|Trevélez from the dirt track|
The way started as a fairly wide concreted camino rural sin numèro (Un-numbered country road, there are lots of those in Spain). The sign-post warned of the Junta de Andalucia's contribution to its upkeep, so I wasn't expecting much. A sign placed by the local council suggested a speed limit of 30 Kph and was recommending the route to cows or warning of their presence: one of the two.
After about a kilometre it became a dirt track, which remained fairly wide Whilst it remained so wide I passed a few horses and fields and fields of market gardening. As the track narrowed, the trees closed in. Races burbled down the hill, but still no sign of a Molino, of Piles or otherwise. One could imagine a trail of breadcrumbs or the flash of a red hood between the green trees.
|One of the many streams|
So beautiful, so peaceful, with the sound of the bells around the goats' necks counterpointing the water rushing down the hillside. Eventually I saw a signpost, which indicated that I was travelling in the right direction. A source of some amazement, I confess. At this point the track become a narrow, rocky path, like something the smugglers in Moonfleet might have used. Often the streams and rills crossed the path making the rocks slippery or indeed covering them completely. I kept going until I had travelled about four kilometres. The track became wetter and wetter and ever more narrow. It did not peter out, but the woodland became more dense. I turned back. On the way back, I came across one contender for the title Molino Altero, it didn't look close enough to the river or one of the many streams. No, it didn't have sails, either.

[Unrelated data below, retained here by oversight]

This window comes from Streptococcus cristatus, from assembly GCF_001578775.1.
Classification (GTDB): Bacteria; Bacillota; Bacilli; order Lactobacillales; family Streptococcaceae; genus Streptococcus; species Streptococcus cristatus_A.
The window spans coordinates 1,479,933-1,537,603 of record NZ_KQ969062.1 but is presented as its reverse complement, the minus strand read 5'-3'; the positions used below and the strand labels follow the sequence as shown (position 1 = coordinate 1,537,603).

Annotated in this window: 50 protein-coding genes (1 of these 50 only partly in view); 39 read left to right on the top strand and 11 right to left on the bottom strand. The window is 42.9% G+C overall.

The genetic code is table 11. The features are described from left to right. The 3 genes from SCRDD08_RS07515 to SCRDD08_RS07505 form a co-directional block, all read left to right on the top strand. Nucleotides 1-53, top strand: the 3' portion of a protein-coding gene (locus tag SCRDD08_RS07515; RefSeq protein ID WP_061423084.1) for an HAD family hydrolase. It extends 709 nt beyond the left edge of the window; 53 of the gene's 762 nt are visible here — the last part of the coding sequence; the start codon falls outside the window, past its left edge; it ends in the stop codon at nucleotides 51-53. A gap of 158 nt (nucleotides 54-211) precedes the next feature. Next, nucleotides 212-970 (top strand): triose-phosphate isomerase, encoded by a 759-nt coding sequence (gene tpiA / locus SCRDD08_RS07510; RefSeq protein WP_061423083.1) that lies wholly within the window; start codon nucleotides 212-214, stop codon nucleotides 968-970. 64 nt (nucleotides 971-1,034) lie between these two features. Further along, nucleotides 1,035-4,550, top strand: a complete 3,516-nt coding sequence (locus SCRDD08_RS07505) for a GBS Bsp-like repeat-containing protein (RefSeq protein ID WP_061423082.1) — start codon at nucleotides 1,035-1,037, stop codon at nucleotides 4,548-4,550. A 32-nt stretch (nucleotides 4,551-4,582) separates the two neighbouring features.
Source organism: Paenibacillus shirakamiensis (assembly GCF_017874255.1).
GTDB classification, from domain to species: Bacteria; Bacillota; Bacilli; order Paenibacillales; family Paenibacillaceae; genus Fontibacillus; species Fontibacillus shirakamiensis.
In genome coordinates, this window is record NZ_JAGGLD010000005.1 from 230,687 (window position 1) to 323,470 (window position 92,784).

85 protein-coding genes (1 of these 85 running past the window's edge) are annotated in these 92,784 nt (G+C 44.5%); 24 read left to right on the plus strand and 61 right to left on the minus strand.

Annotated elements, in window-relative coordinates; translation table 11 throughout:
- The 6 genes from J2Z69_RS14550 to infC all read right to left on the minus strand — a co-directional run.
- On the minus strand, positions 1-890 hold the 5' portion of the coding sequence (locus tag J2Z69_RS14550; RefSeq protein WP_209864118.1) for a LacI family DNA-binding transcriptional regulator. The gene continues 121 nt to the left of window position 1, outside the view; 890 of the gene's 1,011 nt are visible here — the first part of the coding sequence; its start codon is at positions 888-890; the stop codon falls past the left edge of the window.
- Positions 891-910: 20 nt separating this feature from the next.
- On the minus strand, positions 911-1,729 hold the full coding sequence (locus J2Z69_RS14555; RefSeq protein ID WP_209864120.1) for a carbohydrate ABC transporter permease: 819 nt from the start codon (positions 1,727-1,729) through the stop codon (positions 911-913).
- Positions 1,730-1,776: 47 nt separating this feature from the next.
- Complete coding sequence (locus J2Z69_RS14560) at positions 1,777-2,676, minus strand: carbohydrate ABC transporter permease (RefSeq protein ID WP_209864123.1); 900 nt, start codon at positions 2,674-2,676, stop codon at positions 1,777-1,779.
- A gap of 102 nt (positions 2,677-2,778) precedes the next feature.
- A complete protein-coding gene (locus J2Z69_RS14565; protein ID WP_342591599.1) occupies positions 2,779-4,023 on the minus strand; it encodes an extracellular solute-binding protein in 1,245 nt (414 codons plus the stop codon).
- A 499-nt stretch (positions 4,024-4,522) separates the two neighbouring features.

I made my way back to the signpost, and followed the arrows in reverse. This was not the way I had come. There were some tremendous views over ths true valley and the lower quarter of town. Being afraid of heights and prone to feeling dizzy I felt quite brave taking the photos, it's true. On this winding narrow path tacking round the contours I met the only other person out walking. A bandy-legged fellow of about 60, accompanied by 3 short-legged and vociferous dogs. He had an old flip-top motorola glued to his ear, but apart from that he could have been a goat-herd on his way down to have Franco's greatest innovation for his lunch: Menú de Dia.
Eventually I made it back to civilisation. I hadn't reached my goal, but so what? It was a beautiful walk on a beautiful day. It doesn't come much better than that.